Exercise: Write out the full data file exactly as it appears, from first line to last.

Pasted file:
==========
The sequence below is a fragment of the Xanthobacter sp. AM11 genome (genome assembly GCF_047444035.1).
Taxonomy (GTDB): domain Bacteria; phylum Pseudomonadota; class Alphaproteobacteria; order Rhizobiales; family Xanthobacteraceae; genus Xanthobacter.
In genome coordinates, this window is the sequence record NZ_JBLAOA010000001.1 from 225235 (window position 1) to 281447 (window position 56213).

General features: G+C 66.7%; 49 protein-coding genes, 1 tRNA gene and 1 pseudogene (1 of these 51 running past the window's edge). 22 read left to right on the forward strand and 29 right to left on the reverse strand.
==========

The sequence below is a fragment of the Xanthobacter sp. AM11 genome (genome assembly GCF_047444035.1).
Taxonomy (GTDB): domain Bacteria; phylum Pseudomonadota; class Alphaproteobacteria; order Rhizobiales; family Xanthobacteraceae; genus Xanthobacter.
In genome coordinates, this window is the sequence record NZ_JBLAOA010000001.1 from 225235 (window position 1) to 281447 (window position 56213).

General features: G+C 66.7%; 49 protein-coding genes, 1 tRNA gene and 1 pseudogene (1 of these 51 running past the window's edge). 22 read left to right on the forward strand and 29 right to left on the reverse strand.